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Georgia police officer files lawsuit after being fired for displaying Confederate flag

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A Confederate monument was erected in Alabama to honor unknown Civil War-era soldiers. (AP Photo/Dave Martin, File)

A Georgia police officer who was fired for flying a Confederate flag on her own property is now suing the city, saying her First Amendment rights were violated.

Sgt. Silvia Cotriss of Roswell was a 20-year veteran of the police force before she was abruptly fired in July for flying the controversial flag, which the city deemed “unbecoming conduct.” She told reporters at the time that she had “no idea” that any of her neighbors were offended by the flag, saying, “If I knew it offended someone, my friends, my family, I wouldn’t do it.”

But the city terminated her anyway, citing a complaint made in July that indicated the Confederate flag was displayed at a house where a police car was parked.

In the lawsuit filed, Cotriss refuted that account, saying she was on medical leave at the time, and her squad car had been picked up by the department in May, therefore it could not have been parked in her driveway at the time the complaint was made. She added that by flying the flag, she was merely celebrating her Southern heritage and honoring her late husband.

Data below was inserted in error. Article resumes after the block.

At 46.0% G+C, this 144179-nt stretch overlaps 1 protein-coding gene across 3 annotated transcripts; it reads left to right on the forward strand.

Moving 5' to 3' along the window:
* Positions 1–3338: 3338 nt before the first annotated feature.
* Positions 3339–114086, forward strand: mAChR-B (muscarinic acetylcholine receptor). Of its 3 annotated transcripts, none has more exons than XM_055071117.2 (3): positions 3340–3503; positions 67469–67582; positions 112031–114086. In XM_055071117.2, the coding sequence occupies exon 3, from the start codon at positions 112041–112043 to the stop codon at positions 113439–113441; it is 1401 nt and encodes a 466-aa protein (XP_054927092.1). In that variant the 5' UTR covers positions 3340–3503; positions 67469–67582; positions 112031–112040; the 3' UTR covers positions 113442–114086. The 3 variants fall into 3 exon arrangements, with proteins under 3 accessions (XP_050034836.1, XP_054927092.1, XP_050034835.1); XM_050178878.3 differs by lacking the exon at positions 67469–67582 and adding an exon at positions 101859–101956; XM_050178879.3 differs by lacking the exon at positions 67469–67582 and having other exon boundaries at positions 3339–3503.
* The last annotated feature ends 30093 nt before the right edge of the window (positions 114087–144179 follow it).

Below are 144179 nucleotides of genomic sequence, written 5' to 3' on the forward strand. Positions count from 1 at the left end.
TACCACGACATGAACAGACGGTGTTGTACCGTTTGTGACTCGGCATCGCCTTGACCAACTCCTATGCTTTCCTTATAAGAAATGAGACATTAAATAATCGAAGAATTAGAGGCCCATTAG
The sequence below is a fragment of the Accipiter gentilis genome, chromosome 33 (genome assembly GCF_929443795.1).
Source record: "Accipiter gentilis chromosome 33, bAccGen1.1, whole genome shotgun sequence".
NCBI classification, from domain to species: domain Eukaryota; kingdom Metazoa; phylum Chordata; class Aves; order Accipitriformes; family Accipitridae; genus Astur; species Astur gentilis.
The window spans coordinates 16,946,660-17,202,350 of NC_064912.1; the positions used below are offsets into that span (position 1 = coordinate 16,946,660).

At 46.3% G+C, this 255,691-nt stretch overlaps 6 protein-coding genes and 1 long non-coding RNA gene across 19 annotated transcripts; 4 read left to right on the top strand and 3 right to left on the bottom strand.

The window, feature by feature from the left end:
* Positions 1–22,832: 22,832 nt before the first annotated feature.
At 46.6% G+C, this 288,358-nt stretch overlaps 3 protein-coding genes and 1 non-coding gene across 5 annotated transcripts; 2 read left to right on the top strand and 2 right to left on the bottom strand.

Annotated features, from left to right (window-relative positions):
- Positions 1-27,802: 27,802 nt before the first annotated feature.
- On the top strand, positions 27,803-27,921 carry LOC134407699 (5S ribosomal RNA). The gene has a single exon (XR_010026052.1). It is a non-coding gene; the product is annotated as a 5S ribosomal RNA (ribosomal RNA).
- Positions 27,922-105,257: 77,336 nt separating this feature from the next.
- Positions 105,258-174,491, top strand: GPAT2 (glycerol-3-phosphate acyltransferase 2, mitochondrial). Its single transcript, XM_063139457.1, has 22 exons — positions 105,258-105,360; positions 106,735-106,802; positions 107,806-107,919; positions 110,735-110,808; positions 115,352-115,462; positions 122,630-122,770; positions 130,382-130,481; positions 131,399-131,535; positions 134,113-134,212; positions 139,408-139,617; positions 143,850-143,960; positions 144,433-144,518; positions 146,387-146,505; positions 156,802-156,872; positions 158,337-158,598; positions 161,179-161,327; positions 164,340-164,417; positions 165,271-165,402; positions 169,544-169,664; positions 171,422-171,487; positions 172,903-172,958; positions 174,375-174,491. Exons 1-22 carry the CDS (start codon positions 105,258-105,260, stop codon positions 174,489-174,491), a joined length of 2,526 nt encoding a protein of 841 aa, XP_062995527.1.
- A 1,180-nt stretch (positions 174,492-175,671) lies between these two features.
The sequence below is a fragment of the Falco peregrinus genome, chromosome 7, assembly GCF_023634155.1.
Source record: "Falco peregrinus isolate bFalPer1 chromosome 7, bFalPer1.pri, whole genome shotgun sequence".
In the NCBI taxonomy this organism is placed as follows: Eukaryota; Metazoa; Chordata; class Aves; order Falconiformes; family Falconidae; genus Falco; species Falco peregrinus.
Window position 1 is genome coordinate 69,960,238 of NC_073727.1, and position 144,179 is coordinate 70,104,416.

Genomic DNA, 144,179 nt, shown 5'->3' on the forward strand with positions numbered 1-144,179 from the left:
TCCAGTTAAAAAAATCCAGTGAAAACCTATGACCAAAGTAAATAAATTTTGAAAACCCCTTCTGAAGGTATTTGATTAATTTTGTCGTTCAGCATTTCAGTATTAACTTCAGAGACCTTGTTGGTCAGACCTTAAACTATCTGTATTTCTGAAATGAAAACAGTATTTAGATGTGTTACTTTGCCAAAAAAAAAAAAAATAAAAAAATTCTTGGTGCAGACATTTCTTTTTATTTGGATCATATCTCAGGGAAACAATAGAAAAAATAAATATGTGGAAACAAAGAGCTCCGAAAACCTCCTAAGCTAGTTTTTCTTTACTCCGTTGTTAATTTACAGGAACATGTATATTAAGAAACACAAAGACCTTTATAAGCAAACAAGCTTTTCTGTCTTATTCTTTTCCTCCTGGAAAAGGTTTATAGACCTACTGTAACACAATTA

Cotriss is suing for reinstatement of her position or 10 years of pay and benefits, among other damages.

WSB-TV reported that assisting Cotriss and her attorney, David Ates, is the Southern Legal Resource Center, an organization that has been associated with hate groups in the past. Its founder, Kirk Lyons, has been accused of being a “white supremacist.”

Lyons said he just wants to make sure Cotriss “gets a fair shake after being unfairly terminated.” He also denies any association with hate groups.

Roswell city officials refused to comment on the pending litigation.

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